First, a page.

The world is full of the likes of ‘you’ll be amazed by these simple household tips’. And variations thereon. ‘101 uses for vinegar’ (other than shaking the bottle over your chips*). ‘Amazing uses for Epsom salts’ (if you can actually find a shop that sells them: bubble bath probably not being a great substitute).

There’s nothing new under the sun. People have been sharing ‘amazing’ household tips for centuries. Some of them haven’t entirely stood the test of time!

Thank you, Woman’s Illustrated

I don’t know the date the following household tips were shared, but I’m guessing it was not long after the end of the Second World War. The cutting is from a magazine called Woman’s Illustrated. According to a site about magazines called Magforum, it seems to have run from 1936-1961.
“Woman’s Illustrated came out every Friday and followed the weekly pattern of colour cover and centre spread in the 1950s. Sales peaked at about 800,000 in 1960.”

And the second prize was?

I found the cutting in the back of an old family recipe book.
Headed ‘Brainwaves,’ the tips were sent in by readers, for a chance to win prizes.
Top prize that week was a Lemonade Set. With the promise of a canvas beach bag the following week.
There were also consolation prizes for the ‘next-best hints’, but no clue as to what they were.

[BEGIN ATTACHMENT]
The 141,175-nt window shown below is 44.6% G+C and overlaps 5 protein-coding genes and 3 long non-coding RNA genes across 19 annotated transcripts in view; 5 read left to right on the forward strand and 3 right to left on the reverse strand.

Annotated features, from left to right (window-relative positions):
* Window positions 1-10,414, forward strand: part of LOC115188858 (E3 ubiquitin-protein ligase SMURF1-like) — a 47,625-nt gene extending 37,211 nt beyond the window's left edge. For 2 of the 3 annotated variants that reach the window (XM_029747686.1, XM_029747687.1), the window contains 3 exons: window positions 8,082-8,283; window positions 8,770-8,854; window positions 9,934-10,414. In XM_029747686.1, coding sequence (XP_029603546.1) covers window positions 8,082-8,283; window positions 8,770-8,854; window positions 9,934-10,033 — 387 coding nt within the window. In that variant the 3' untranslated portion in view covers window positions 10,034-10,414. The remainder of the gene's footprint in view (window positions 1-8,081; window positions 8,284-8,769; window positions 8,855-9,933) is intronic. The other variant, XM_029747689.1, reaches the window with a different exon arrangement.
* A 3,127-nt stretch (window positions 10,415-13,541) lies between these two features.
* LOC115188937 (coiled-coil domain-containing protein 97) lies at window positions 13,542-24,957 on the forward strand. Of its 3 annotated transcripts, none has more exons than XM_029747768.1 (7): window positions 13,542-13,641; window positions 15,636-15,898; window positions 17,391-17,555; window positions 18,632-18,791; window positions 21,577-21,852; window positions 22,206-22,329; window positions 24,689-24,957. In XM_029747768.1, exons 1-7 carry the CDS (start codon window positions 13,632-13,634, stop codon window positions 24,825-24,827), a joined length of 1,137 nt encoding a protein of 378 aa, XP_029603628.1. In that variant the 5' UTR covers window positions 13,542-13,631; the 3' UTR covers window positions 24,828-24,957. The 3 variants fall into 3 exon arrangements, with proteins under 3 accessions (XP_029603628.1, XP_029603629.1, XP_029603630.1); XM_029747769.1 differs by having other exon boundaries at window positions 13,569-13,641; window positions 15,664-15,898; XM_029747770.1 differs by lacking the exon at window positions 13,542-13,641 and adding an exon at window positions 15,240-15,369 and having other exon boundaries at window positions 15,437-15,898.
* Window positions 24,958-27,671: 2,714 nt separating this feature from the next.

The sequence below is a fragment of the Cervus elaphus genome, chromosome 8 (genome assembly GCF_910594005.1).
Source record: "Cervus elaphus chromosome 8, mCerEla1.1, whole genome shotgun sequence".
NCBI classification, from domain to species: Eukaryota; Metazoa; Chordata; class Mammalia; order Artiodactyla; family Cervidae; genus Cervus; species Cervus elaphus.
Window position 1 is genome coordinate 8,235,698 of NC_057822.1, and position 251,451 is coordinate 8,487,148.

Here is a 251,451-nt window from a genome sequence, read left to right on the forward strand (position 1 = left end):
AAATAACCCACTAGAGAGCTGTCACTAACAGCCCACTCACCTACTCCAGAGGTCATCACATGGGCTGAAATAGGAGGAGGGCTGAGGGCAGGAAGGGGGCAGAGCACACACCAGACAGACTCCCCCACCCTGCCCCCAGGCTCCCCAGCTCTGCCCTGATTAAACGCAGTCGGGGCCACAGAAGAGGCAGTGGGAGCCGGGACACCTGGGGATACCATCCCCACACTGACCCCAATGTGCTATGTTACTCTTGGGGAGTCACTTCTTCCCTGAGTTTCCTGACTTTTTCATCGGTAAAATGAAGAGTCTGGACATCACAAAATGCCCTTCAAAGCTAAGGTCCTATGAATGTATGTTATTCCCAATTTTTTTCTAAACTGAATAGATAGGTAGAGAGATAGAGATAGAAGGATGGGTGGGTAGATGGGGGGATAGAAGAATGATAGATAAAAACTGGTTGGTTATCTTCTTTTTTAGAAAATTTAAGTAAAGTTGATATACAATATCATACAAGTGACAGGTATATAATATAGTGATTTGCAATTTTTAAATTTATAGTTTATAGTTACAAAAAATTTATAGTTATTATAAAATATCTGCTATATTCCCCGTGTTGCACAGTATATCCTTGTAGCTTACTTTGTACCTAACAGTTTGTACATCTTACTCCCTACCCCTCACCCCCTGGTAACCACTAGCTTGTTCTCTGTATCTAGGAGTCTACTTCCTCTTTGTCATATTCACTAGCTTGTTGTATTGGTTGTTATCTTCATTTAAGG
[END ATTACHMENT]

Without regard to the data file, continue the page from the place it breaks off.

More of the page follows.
Anyway, on with the amazing Brainwaves…

Make novel buttons

– by placing small, bright buttons on top of plain, large black ones, and stitching together through the holes.

That won the Lemonade Set (for lucky, lucky Mrs Baines of Leicester). Which (depending on what the consolation prize was) may have had Miss Powell of Ely grinding her teeth. She was a runner-up with:

Pretty buttons

– can be made by sewing coloured wool several times through the holes of ordinary linen shirt buttons.

Meanwhile, if you didn’t own a fridge…

To keep milk fresh

– make a closely fitting jacket from a piece of old blanket, keep it wet, slip it over the bottle and stand in the shade.

household tips, hints, milk
For those lucky enough to have fresh milk, rather than dried…

Food will keep fresh

– if covered with large earthenware plant pots which have been soaked in cold water.

Decidedly dated advice

And for amazing/amusing household tip number five, one that for sure dates the cutting: Household Milk was dried milk, produced during the Second World War when fresh milk was rationed. Rationing only fully ended in 1954, but the ‘new tins’ suggests this was earlier.

A lid from a one-pound jam jar

– makes a perfectly fitting cover for the new Household Milk tins.

*chips as in British chips. Aka French fries.

One thought on “Five 1940s household tips

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